Search and rescue has the support of Sheriff Adam Fortney. In a letter to the county executive, he wrote that he hoped Search and Rescue would get funding so they can “continue their ever-growing and important work” as missions ramp up in the backwaters. Snohomish County Wood. A few local fire chiefs sent similar letters.

But it’s a hard sell.

“How do you associate a pandemic with our need for parking? asked John McKeon, who works as a financial planner.

Heidi McKeon looks at the ceiling of a storage shed that needs roof repairs Wednesday, June 22, at the Snohomish County Volunteer Search and Rescue Headquarters in Snohomish.  (Ryan Berry / The Herald)

Heidi McKeon looks at the ceiling of a storage shed that needs roof repairs Wednesday, June 22, at the Snohomish County Volunteer Search and Rescue Headquarters in Snohomish. (Ryan Berry / The Herald)

According to federal guidelines, local governments can only use federal money in a few ways: support the COVID-19 response, replace lost government revenue, support immediate financial relief for businesses and households, and resolve systemic issues.

When it comes to capital projects, which make up most of the organization’s requests, the rules are even stricter, said Kelsey Nyland, spokesperson for the county’s Office of Recovery and Resilience. Where money is earmarked for physical property, it can only be used for COVID-19 relief efforts and affordable housing or shelter.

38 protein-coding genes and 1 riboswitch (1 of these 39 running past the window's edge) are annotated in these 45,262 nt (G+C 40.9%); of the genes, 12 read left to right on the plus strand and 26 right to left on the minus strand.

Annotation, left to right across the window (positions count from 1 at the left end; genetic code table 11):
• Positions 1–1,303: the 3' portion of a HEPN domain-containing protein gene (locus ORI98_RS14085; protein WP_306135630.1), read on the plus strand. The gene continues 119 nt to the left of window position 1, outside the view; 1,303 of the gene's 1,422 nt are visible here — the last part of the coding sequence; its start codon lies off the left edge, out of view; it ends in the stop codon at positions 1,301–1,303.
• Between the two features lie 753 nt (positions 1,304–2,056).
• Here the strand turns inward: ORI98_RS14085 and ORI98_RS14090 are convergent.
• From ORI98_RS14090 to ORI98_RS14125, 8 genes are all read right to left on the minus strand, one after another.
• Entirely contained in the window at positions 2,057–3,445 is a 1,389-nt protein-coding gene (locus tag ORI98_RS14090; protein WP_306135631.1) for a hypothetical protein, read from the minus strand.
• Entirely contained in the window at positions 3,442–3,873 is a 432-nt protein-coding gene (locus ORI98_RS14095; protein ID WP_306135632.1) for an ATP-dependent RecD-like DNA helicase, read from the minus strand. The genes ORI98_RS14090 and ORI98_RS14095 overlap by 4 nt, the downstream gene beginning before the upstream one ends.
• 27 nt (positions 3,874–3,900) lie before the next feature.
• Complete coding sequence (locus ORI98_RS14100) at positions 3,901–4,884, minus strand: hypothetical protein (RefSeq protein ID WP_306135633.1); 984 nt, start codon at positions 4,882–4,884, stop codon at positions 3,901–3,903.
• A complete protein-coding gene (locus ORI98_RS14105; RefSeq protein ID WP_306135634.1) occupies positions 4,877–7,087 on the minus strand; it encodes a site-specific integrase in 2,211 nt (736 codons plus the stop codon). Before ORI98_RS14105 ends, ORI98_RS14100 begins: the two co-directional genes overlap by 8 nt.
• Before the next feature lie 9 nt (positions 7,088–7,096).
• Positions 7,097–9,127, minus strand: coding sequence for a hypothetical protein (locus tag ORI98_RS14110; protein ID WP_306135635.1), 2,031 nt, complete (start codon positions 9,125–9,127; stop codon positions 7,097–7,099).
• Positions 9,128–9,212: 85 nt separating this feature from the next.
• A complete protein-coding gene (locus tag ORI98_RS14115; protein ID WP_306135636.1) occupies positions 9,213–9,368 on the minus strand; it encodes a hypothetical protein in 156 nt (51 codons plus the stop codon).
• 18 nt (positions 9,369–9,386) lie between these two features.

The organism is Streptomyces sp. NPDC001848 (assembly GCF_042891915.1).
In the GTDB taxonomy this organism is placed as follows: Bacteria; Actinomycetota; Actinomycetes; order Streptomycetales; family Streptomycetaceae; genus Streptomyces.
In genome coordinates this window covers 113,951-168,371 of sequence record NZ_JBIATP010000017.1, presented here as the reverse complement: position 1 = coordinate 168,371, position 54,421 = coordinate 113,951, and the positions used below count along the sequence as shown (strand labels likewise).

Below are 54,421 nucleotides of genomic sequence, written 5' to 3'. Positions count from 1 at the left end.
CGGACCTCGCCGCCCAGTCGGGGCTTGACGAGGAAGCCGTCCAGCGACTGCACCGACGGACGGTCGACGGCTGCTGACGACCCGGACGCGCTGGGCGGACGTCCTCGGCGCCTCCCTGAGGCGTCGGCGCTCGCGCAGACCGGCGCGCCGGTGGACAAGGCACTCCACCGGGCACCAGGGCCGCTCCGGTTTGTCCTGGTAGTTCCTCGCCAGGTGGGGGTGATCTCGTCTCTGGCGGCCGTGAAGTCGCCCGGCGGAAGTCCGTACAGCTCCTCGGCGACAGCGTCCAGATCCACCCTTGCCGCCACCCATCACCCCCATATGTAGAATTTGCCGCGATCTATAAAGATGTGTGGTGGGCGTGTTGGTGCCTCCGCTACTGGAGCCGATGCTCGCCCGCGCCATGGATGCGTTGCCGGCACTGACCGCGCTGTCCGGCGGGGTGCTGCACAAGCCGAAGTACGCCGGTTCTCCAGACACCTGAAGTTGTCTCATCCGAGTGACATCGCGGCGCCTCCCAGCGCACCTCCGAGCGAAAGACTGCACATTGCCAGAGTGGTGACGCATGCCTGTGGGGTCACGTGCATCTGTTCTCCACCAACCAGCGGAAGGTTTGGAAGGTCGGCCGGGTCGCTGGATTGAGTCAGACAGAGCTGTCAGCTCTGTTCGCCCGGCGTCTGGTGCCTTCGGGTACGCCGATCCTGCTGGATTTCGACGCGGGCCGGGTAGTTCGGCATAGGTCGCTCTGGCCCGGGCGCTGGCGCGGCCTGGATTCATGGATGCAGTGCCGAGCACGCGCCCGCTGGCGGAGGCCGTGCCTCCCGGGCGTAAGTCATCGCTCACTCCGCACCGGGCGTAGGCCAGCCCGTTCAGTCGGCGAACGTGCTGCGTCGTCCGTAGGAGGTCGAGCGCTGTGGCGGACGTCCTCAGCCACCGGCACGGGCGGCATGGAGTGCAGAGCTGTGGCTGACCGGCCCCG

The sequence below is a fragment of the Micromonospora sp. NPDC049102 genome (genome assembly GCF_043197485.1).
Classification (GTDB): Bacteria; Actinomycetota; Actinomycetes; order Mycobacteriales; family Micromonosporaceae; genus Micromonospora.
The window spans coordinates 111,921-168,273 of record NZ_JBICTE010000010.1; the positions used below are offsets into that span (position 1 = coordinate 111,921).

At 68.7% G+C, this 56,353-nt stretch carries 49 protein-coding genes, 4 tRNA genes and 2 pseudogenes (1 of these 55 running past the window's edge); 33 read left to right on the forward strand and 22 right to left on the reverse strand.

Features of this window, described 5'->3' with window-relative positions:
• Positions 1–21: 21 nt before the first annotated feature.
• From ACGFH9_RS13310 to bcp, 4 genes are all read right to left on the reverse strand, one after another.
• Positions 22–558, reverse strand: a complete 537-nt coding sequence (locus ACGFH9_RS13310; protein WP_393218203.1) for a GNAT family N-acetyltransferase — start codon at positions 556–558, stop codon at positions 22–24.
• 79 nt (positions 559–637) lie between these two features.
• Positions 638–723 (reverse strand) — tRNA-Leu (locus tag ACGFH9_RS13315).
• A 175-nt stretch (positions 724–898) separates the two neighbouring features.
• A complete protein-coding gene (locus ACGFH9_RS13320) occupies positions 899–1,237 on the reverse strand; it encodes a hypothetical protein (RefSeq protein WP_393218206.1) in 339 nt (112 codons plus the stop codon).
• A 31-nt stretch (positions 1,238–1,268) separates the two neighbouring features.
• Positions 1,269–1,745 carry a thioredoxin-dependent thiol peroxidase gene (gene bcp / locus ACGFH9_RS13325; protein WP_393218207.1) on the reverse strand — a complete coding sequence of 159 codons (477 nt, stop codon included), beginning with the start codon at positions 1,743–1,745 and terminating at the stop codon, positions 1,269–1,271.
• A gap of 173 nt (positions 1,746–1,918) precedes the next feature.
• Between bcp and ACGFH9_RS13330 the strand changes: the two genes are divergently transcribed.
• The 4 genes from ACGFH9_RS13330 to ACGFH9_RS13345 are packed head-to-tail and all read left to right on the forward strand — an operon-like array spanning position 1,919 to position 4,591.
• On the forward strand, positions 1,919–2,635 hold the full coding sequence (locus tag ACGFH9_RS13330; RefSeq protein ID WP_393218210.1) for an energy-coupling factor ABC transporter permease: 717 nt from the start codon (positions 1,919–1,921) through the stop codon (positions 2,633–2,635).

In multiple meetings, county officials said search and rescue had their hands tied, Nyland said in an email. However, it is possible that the needs can be met by other means, such as the transfer of available equipment from the county.

“Snohomish County will continue to work with SCVSAR to determine how we can support their important and lifesaving work,” Nyland wrote.

Recently, the county held its final five-event ‘recovery tour’ in Arlington to ask community members how they want to use the ‘unique opportunity’, as County Board Member Nate Nehring said. . The priority for participants was to increase mental health services and childcare options.